Author(s): Mary Elizabeth Woodruff. Published on September 1, 2016.

Rail Yard Blast



IN 1915, ARDMORE, OKLAHOMA, WAS a relatively new town. The business district had been gutted by fire in 1895, but the town rebuilt and had become an important trading hub. Its proximity to the Healdton oil field suggested that the town would continue to flourish.

In late September 1915, a tank car arrived in the rail yard at Ardmore for storage until it could be delivered to a nearby refinery. The car contained volatile casing head gasoline—a condensate of the natural gas produced by oil wells—and sat in the yard overnight and through the heat of the following day. Weather reports for the third day noted temperatures in the 90s and high humidity.

As the day warmed, the liquid gasoline turned to vapor and began venting through safety valves. In the morning the odor of gasoline could be detected in the rail yard, and by early afternoon the vapor venting through the safety valve was visible; eyewitnesses described a “gasoline mist” in the air. Alerted to a possible disaster, rail yard workers were posted to divert cars, locomotives, and passersby who were smoking cigars—anything that could cause ignition—away from the dangerous vapors.

At around 2 p.m. on September 27, railroad employees were working to remove the cap on the dome of the tank car. “Suddenly … in the fleeting part of a second all was changed,” wrote the authors of The Ardmore Disaster, issued by Ardmoreite Publishing in 1915. “A roar, as of a thousand of the most terrible engines of war ever invented by man, rent the air . . . and a withering blast as from the very gates of hell swept up the streets of Ardmore, with the angel of Death waving her black banner in the fore … On the busy streets, where a few moments before neighbors and business associates had met and exchanged pleasantries, lay twisted timbers, distorted things that had been perhaps parts of proud buildings.”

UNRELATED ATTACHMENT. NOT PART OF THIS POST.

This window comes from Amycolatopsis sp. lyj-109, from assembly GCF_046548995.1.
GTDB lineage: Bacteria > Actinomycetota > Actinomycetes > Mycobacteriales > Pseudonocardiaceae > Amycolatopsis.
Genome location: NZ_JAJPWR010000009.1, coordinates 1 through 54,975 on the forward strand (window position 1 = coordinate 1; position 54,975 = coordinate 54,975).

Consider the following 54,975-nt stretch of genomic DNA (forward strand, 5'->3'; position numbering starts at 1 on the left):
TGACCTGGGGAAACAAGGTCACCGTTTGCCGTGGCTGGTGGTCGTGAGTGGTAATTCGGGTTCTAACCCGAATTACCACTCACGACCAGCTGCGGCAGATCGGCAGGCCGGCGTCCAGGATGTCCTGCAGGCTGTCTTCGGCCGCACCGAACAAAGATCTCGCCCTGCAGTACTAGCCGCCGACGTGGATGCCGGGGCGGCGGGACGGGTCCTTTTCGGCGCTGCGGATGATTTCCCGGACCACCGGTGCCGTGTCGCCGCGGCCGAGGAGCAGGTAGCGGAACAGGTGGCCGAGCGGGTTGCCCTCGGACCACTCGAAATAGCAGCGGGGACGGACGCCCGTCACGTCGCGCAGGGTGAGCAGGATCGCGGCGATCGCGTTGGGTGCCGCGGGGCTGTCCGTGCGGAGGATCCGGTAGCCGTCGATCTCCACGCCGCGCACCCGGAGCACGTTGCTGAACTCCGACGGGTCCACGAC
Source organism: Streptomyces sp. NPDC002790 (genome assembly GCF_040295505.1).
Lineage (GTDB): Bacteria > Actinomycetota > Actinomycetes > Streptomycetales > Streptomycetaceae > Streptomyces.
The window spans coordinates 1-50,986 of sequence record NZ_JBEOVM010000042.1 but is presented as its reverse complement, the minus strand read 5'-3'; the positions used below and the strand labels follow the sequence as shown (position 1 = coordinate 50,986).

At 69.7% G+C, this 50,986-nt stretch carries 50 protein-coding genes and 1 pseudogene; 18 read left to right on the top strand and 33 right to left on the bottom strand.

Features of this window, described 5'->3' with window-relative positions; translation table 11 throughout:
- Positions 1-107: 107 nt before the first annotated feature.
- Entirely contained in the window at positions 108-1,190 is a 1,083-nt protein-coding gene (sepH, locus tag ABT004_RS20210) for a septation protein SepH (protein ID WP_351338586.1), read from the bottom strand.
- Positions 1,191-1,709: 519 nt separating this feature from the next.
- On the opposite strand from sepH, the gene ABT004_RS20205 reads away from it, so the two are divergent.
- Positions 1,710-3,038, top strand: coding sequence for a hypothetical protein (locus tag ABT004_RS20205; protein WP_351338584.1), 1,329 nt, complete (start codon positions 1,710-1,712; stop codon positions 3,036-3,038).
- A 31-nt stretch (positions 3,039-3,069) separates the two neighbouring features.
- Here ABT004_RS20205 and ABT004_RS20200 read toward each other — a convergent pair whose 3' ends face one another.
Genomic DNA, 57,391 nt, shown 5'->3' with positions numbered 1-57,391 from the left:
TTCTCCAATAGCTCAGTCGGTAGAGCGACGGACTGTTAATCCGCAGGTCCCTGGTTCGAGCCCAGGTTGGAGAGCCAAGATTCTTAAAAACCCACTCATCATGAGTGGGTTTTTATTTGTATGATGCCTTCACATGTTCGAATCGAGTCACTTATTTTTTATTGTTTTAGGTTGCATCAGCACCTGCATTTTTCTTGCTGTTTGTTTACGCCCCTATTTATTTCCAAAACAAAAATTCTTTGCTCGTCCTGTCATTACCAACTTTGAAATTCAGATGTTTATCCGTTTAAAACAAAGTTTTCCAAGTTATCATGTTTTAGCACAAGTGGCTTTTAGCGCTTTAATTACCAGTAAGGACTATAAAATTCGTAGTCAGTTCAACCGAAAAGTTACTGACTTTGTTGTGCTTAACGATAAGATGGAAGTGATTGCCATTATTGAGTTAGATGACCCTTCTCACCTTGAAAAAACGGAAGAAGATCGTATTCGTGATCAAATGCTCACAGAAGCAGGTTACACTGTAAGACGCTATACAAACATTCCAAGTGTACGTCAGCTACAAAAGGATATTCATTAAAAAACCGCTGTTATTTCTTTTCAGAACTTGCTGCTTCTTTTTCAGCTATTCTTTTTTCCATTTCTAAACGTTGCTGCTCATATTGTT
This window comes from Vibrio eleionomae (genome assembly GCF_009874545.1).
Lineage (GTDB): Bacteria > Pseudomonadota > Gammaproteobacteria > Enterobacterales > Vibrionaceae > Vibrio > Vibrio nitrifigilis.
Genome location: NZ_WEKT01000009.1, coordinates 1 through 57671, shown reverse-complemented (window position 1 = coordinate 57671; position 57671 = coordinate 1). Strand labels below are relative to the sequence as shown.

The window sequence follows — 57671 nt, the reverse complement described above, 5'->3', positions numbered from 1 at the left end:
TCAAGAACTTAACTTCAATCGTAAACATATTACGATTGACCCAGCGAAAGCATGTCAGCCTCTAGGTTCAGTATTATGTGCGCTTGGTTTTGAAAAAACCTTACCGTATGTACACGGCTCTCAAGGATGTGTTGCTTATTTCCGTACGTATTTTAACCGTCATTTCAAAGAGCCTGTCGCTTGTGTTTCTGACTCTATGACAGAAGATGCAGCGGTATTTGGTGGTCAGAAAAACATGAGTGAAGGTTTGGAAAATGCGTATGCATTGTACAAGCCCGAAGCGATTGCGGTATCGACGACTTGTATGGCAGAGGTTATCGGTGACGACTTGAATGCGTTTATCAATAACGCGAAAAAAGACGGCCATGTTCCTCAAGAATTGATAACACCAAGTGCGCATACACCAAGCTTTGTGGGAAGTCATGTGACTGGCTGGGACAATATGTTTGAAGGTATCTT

It is unknown what sparked the explosion. At least 43 people were killed and 22 more seriously injured. Most buildings within 400 feet of the tank car were destroyed or were so structurally compromised that they were later razed. Newspaper reports indicated all buildings, including businesses, schools, and homes, within 12 blocks of the rail yard showed evidence of the explosion. Remarkably, the majority of the damage was from the explosion itself—only a few fires were triggered by the blast, and the fire department prevented the fire from spreading.

Once again, the town rebuilt. Within two months, 900 of the more than 1100 claims had been settled and paid. Ardmore would continue to grow and thrive, and at one point became one of the wealthiest and fastest-growing cities in the Southwest.

MARY ELIZABETH WOODRUFF is the manager of Library and Informational Resources at NFPA. Top Photograph: Fonville